If so, then thanks—but NO THANKS. Might as well suggest that Lenin, Stalin, Mao, Pol Pot and Hitler were “Grey Champions,” too.

    1. dc sunsets

      Strauss & Howe do not use the term Grey Champion as a positive or negative connotation. They do not say that what Lincoln or Sherman did was good or bad. They are historians. They don’t take sides. Their point is that someone will step up and lead. You may not like the direction they lead, but they will lead.

      For libertarians, Fourth Turnings are usually not a good time. Central authority usually increases. So solly. The cycles of history keep spinning.

  2. not that it has a chance in hell of happening, but how about people stop looking for “leaders” and instead lead themselves. I get autonomy is too much to ask.
    this has to be one of the contributing factors of evolutionary plateauing.

  3. Ah-so.

    I can accept this; I view the USA as populated with the most obedient, farm-animal-type humans anywhere on Earth, and adding the Milgram Paradigm to this informs me that there isn’t anywhere on the planet a more fertile place for ideologically-based mass murder on a scale never yet seen.

    My main questions revolve around:
    1. Will the rulers (leaders?) of the USA depopulate lands outside of North America or turn inward and depopulate vast stretches of the USA proper?
    2. Will there be enough warning, to those willing to look for it, so that those not wishing to kill or be killed may leave, preferably with more than the clothes on their backs?
    3. Will it be possible to identify, with any hope of success, a place that is both likely to escape the wave of insensible fury and mayhem AND is willing to accept refugees?

    Leaders of fervent, hyperactive ideologies have in the past century produced enormous monuments to death, pyramids of human skulls reaching as high as small mountains. The end of this vast venture into unreason and foolish theory promises to plumb depths of human depravity not seen in centuries.

    Add the scale of modern nation-states, a large pool of people who can be made into corpses and the collective fury generated by the kinetic plunge from our Fantasy High to Overshoot-reality Low and it seems we should expect to set records in barbarism.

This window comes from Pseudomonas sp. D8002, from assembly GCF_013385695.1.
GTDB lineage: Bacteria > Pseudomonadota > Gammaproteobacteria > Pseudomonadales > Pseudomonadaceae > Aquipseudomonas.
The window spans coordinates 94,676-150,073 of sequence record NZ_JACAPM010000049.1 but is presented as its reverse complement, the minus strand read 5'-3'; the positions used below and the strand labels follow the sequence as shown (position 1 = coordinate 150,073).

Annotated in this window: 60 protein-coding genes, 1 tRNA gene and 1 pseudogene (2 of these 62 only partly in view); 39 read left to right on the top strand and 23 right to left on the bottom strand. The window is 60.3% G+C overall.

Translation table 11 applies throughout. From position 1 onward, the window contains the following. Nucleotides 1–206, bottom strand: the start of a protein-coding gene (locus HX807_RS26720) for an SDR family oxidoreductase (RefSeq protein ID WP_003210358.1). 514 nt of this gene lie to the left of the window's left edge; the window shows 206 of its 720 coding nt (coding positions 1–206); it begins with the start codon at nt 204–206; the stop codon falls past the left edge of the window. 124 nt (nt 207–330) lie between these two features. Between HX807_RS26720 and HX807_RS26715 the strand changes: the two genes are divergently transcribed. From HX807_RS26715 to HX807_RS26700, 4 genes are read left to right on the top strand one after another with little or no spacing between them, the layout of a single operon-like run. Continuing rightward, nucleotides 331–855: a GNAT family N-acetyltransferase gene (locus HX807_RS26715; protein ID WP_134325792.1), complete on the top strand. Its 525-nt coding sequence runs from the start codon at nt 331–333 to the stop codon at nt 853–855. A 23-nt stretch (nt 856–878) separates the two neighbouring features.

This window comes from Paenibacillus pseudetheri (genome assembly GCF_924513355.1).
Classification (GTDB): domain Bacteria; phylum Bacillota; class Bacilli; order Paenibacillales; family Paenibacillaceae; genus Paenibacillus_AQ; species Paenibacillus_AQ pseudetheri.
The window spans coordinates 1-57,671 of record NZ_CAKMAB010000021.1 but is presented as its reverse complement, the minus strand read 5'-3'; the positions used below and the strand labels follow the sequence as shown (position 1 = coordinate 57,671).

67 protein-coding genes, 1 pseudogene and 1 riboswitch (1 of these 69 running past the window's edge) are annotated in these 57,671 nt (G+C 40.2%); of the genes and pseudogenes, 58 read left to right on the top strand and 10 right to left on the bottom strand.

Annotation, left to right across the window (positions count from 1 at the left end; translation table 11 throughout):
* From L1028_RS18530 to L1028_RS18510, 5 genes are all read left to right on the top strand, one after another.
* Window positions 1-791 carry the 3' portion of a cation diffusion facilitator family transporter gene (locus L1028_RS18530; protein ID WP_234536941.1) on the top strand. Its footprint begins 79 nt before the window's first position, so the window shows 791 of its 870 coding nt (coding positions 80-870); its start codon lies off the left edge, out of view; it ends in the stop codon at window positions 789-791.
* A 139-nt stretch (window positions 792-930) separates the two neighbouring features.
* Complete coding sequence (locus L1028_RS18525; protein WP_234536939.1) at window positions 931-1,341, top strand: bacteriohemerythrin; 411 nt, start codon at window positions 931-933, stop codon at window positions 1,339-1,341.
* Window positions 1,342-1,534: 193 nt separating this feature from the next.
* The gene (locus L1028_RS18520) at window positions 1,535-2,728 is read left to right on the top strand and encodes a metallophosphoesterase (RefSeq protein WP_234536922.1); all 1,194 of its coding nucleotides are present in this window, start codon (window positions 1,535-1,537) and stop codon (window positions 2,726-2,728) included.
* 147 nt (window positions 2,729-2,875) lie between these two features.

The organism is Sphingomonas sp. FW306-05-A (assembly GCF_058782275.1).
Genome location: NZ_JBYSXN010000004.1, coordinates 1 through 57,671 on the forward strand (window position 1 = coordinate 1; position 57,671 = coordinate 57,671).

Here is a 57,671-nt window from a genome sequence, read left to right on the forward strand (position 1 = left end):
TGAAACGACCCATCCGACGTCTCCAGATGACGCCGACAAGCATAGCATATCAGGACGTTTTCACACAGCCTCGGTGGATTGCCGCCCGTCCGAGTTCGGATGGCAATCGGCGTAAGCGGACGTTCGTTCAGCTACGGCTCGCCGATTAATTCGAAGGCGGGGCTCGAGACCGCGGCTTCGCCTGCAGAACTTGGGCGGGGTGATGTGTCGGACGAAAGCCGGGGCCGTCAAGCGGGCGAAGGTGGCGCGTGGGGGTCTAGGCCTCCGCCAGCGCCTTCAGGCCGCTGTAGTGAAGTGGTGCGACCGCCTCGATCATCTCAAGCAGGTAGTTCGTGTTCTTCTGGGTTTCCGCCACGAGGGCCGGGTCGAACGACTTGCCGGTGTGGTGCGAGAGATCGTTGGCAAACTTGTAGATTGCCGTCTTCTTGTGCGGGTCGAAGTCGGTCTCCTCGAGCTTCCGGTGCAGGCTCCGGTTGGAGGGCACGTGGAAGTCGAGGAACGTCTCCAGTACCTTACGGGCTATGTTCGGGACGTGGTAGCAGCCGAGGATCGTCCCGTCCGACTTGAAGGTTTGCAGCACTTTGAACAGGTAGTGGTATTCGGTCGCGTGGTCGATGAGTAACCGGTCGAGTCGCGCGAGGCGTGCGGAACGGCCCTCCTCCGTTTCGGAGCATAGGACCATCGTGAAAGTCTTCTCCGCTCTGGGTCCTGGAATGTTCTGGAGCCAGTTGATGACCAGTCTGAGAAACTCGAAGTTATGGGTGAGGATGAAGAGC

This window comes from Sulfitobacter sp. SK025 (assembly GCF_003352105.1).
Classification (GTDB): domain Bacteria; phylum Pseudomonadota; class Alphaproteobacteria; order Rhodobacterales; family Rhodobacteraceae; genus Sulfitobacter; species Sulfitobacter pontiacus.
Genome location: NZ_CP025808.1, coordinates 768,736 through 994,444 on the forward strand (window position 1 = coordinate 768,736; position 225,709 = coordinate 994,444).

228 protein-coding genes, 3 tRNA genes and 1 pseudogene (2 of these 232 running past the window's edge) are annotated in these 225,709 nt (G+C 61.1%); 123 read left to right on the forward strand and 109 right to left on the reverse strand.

Cyclic high today. Cyclic low in coming years. The trick is to remain the quick and avoid being the dead.

  4. harry p., look around us. Do we not see that humans are largely herd animals?

    We have the capacity for independence, but relatively few people exercise it.

    Sadly, I must accept this unfortunate truth and incorporate it into my OODA loops as I pass through them.

  5. @dc.sunsets – Technically (the best kind of correct) we are more like a troop than we are a herd or a pack. At least, a mixing of the two genders produces a troop.

    When its a group of men its more like a pack. When its a group of women, its more like a herd.

  6. dc,
    oh i very much do realize the herds around me, which is why i find myself less involved in most aspects involving others. people refer to the new funny commercial or some award ceremony and i have no idea what they are talking about. one of the few shows i watch comes back this week and i hope the stone & parker hit the premiere out of the park, lord knows they have had a lot of material to pick from in the past 8-9 months. sporting events have little interest to me as well as getting the latest “insert consumer product here”.

    even when i go workout at the gymn to improve my strength and conditioning I do so at 4:30am to avoid the herd of fist pumping yoga pants wearing mirror viewing adonis’s.

    the goal for the libertarian/anarchist in the upcoming times will be to remain unnoticed and realize that most of the people you see and know are part of the herd and could very well become your enemy if things go bad but you can’t pre-emptively consider them an enemy. trying times for people who cherish liberty i think.

  7. I can only think of 1 grey champion. Like it or not its Donald Trump.

    He’s willing to forgive some of the benefits of free trade for more social stability. Would probably enforce the border. Would most likely not be a stooge for special interests because he doesn’t have to be. He is most likely to have stewardship of America at heart as opposed to the big time Jews who couldn’t give a shit.

  8. I feel your pain, Harry. I’m just trying to figure out how to avoid isolation (which is bad in a socially chaotic situation).

    At a time when I desire closer connections to my neighbors, someone stole a 2.5 gal bright red gas can out of my garage in the last couple days, in broad daylight no less.

    My garage door is very rarely open when I’m not right there. Someone had to be very, very present to seize the opportunity.

    Did that someone grab the can and walk or bike-ride down the street in full view of anyone looking out their window?

    Occam’s Razor suggests it was someone who lives Quite Close to me.

    To the east is a retired couple who are very nice. Across are people with grade-school kids.

    To the west (on the garage-side of the house) is a family with 24 and 20 year old sons and a 17 year old daughter. Both of the younger two “kids” have plenty of friends dropping by, some of whom look somewhat unsavory.

    That Razor suggests from where is likely source of my thief, and there’s not one thing I can do about it other than hunker down, keep my doors closed & locked on a religious basis, and strongly consider upgrading my security technology.

    How do you address the importance of “community” when the barbarians are in all likelihood “inside the gates?”